Morris' surprising "least bad way" to begin, as he puts it, is to produce a graph that shows the shape of history. It charts social development over millennia. His graph shows that neither East nor West has always been in the ascendancy of social development. It does show that the West was best for the last 14 of 15 millennia, the East on top from 550 through 1775 CE. So Western rule over the long haul was neither predetermined nor the result of recent accidents of history.

In practice, Morris argues that this broad approach has to center on why the West developed so quickly in the past 200 years and enabled a few countries to "dominate the planet."

Of course, the analytical proof of such an approach is in the detail. Morris chooses three tools to make his case: biology, sociology and geography. Morris writes that we humans are "clever chimps" with fast brains, vocal cords and opposable thumbs. Of course, we are more than his facetious definition suggests.

Sociology, including anthropology, economics, political science, demography and psychology, will enable us to know what causes social change -- and what social change itself causes.

Morris has a theorem about how change takes place. He writes, "Change is caused by lazy, frightened people looking for easier, more profitable, and safer ways to do things. And they rarely know what they're doing." This doesn't seem an inspiring paradigm for the future-casting to me, but he claims it is what his research reveals.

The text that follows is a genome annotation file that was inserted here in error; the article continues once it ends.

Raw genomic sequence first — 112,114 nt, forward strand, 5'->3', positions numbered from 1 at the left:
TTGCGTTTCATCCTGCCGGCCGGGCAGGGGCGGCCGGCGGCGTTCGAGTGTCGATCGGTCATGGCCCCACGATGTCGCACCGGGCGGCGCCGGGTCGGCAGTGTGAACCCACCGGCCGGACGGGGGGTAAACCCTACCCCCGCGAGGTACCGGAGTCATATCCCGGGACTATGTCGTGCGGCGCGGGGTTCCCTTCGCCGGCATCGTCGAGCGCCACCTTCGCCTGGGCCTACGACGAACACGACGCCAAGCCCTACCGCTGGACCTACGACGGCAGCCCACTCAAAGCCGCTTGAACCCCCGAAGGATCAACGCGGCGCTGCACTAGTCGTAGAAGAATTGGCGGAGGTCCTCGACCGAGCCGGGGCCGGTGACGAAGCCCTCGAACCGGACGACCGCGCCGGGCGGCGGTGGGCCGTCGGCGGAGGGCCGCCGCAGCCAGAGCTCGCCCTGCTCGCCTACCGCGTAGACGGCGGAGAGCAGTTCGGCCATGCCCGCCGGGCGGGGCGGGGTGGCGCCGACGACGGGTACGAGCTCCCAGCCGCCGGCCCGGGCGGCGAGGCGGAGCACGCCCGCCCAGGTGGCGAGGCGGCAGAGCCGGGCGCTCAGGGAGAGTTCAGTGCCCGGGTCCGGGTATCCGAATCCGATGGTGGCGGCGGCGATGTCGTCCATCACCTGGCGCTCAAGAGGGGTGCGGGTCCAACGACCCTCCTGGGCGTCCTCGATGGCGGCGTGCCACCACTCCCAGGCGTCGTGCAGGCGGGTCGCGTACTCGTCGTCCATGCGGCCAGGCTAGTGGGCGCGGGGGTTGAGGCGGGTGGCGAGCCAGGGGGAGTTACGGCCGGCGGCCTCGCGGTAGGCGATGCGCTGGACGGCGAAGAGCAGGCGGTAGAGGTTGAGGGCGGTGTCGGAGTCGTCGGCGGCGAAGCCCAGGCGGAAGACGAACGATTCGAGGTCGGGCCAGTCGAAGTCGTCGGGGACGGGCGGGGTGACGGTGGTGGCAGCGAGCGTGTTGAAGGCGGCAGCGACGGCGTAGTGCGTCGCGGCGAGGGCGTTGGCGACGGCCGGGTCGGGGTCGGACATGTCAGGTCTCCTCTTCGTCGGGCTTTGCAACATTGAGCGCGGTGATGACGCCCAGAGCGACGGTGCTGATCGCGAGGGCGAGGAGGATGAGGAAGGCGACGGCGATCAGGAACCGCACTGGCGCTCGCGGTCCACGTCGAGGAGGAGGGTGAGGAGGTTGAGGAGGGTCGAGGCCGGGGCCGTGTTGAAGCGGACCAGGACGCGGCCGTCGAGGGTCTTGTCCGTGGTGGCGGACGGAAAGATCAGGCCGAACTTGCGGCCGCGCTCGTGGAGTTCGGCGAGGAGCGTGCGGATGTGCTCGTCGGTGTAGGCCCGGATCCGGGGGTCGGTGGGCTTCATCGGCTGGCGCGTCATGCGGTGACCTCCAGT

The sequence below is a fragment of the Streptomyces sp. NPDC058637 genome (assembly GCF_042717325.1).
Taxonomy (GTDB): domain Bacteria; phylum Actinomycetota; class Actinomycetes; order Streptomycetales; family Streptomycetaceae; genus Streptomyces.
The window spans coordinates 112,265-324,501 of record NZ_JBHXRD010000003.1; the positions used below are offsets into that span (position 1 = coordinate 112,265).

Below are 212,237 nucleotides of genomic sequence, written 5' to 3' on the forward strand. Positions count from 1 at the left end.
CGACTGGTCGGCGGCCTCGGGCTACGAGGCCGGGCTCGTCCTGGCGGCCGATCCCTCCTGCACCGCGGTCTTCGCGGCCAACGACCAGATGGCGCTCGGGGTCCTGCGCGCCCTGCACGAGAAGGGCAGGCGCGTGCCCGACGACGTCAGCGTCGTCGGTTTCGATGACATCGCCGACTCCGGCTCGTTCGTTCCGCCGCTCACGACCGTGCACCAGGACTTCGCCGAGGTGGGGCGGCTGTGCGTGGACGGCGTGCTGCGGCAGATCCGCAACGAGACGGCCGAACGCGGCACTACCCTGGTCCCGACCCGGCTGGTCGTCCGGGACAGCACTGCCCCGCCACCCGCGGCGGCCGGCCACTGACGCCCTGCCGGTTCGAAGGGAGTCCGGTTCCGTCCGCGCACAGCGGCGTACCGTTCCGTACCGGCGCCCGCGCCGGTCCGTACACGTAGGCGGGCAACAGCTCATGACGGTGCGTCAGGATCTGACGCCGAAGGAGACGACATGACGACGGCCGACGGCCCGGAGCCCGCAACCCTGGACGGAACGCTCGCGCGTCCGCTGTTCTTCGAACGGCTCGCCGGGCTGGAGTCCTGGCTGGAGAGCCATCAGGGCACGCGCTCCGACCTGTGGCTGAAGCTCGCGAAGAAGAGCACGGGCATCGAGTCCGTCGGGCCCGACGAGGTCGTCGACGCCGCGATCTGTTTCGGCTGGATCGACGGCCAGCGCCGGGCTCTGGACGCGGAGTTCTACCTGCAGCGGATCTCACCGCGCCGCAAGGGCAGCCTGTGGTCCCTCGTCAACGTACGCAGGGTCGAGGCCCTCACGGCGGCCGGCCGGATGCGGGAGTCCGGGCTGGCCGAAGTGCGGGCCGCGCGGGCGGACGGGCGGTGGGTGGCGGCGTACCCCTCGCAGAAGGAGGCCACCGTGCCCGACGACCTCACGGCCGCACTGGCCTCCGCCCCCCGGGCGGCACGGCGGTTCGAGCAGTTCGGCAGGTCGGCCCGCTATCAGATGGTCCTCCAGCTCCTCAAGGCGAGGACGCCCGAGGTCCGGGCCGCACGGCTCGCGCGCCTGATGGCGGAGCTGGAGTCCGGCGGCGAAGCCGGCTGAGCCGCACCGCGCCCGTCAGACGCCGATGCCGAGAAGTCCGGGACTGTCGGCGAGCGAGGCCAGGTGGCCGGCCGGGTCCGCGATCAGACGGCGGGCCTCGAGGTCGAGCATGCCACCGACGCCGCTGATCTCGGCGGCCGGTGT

The most important tool is geography, Morris says. Sociology and biology explain global similarities of people, but geography explains regional differences. For example, think about England, Spain, France and Portugal's positions near the North Atlantic during Columbus' time and then cast your thought back to Mesopotamia before the Arab invasion of 637 CE, and you get his idea. Both areas, far from each other, were hotbeds of social activity at different times.

Definitions are the bedrock of logic in "Why The West Rules -- For Now." East "refers to all those societies that descend from the easternmost (and second-oldest) of the Eurasian cores, stretching today from Japan in the north into the countries of Indochina in the south."

Today, the West is described as including "all the societies that have descended from this westernmost (and earliest) of the Eurasian cores. The West long ago expanded from the original core in southwest Asia to encompass the Mediterranean Basin and Europe, and in the last few centuries the Americas and Australasia, too."

Morris' book is a cautionary tale. Cultures can either be disrupted or explode with development. Where we were once on the edge of an ancient flint, we are today riding a ballistic missile. If we are not careful, the Ice Ages of the past may seem a day at the beach compared to future pandemics or terrible wars.

Therefore, whether the West continues to rule is not a simple question. It may not even be the main one. Morris is an engaging writer with deep insights from archaeology and ancient history that offer us compelling visions about how the past influences the future. They are ours to use, for now.

Michael D. Langan is a former official with the U.S. Labor and Treasury departments.


Why The West Rules -- For Now: The Patterns of History, and What They Reveal About the Future

By Ian Morris

Farrar, Straus And Giroux

750 pages, $35